What IPFS can potentially bring to ActivityPub is the ability to send only the CIDs from peer to peer, rather than sending actual streams of actual data the way ActivityPub currently works. It would be a fairly straight-forward proposal to the AP Stream spec body that maybe they allow responses to contain just a CID that points to the data.

So for example if I get an AP request for a user’s outbox, I can just send back the CID of where that data is stored. This ‘seems’ like it would be a good design path, but I it’s hard to predict if that’s truly better than plain ordinary AP. I mean, since the server might want to customize the stream on a per-call basis, based on dynamic parameters, so in that kind of case a single CID may not work because IPFS is ultimately links to static pre-generated data.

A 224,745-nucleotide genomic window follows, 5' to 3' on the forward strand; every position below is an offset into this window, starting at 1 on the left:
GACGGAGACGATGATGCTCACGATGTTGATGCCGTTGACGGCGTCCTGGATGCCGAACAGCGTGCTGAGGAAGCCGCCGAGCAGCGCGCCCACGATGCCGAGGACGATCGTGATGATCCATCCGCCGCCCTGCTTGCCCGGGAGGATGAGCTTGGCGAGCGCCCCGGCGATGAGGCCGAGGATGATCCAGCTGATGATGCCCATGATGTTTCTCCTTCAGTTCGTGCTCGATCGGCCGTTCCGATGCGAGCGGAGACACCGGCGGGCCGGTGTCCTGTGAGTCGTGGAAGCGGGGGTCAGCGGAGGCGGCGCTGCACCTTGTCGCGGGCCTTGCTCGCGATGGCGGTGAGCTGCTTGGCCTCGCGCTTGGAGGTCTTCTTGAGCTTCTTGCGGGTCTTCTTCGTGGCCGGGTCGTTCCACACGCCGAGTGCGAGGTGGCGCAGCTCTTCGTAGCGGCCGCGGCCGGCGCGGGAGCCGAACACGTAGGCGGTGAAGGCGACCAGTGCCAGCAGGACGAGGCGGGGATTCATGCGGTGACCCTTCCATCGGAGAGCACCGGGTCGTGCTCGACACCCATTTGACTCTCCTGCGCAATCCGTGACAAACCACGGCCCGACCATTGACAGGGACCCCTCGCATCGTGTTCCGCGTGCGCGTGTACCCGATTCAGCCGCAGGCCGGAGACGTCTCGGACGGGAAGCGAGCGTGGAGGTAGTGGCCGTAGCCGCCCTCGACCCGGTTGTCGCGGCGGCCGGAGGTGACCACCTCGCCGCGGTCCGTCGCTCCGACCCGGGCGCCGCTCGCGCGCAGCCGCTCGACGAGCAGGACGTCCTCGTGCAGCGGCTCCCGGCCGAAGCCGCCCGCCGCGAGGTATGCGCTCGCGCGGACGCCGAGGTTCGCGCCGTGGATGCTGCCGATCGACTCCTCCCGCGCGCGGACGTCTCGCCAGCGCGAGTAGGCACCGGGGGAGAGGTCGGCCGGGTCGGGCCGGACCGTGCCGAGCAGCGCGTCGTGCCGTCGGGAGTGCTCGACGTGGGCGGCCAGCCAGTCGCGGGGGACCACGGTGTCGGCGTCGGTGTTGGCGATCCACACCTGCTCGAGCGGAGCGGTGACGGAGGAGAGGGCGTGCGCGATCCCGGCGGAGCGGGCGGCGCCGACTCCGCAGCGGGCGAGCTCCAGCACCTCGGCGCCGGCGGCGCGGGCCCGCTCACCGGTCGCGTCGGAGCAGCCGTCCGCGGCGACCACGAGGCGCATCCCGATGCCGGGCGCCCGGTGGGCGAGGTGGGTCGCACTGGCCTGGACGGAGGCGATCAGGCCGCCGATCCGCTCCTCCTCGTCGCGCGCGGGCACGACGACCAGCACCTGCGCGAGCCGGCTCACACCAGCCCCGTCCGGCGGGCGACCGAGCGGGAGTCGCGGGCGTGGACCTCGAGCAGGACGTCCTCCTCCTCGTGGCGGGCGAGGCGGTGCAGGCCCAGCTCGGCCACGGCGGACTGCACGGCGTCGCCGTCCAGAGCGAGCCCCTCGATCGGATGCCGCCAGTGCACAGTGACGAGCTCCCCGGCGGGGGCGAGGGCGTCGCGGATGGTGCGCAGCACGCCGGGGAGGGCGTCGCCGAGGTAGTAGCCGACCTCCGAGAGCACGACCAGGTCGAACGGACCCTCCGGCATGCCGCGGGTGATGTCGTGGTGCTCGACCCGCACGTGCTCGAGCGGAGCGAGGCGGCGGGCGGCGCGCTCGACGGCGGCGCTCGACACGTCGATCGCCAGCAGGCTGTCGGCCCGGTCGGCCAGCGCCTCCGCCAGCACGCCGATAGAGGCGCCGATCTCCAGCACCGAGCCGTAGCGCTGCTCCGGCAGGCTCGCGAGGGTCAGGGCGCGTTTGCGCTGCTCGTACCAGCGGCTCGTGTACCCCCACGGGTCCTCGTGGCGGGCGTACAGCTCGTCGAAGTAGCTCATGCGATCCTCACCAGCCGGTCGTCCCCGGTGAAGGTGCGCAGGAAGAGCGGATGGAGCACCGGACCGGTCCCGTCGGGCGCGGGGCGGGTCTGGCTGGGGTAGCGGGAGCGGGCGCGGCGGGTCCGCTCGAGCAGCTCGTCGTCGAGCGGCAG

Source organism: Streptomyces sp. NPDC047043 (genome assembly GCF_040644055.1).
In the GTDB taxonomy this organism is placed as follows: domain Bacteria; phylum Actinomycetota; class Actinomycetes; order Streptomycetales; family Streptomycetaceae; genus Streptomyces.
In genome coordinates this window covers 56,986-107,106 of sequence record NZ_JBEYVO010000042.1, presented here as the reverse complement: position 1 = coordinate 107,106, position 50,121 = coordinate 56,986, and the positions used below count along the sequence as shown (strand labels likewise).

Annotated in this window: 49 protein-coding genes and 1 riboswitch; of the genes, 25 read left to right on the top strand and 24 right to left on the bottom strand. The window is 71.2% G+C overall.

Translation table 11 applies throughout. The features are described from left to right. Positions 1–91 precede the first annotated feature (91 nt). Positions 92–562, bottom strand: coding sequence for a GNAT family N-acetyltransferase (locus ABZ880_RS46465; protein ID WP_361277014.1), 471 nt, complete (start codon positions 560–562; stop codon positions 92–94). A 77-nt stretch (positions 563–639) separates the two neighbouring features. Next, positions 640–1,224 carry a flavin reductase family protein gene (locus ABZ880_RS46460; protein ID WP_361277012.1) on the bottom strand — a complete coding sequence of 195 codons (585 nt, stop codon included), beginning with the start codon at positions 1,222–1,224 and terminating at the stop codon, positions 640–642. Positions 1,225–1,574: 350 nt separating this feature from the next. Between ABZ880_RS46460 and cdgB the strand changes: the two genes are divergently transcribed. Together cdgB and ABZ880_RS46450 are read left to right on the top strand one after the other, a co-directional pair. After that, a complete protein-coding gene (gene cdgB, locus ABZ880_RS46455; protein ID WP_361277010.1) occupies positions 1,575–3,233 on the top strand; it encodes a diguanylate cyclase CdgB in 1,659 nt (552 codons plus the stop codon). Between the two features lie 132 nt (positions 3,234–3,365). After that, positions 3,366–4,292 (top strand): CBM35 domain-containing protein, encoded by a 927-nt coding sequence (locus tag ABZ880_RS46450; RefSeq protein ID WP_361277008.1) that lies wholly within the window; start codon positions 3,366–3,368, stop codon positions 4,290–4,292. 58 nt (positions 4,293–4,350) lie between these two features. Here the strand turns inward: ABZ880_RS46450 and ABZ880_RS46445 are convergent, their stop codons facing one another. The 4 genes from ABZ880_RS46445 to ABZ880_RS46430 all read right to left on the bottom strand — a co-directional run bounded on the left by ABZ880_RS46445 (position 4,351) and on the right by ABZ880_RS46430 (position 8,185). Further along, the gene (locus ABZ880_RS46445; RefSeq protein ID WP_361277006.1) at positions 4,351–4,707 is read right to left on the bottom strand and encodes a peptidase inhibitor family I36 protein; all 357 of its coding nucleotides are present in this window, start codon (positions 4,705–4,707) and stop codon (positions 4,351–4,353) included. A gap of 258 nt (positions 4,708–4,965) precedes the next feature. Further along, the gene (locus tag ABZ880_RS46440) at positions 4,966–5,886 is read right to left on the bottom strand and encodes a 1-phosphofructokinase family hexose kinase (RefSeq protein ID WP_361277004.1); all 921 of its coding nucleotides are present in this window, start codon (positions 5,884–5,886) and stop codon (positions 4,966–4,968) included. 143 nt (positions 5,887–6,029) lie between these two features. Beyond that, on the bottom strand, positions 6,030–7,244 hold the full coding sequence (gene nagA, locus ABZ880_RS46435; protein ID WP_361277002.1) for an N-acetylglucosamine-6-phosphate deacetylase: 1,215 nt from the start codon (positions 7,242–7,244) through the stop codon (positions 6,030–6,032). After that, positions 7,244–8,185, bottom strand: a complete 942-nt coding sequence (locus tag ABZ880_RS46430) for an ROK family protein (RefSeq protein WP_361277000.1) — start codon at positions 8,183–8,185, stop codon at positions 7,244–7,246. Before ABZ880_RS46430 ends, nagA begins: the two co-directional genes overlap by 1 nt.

I know IPFS can publish entire directories but I’m not up to speed on how you could publish a small update to a directory without streaming up the entire content of the new directory. (assuming we were to represent a user’s outbox as a directory of files for example) Maybe IPFS chunking does make this practical (similar to how RSYNC sends updates only), but the Social Media scenario is challenging because the user is constantly pushing up new content one sentence at a time essentially, and this constantly changing feed may just be impractical for IPFS? I’m not sure.

Like I said, I think that whole model is flawed, then you don’t really end up with a decentralized social network. You’ll have a centralized social network on decentralized architecture.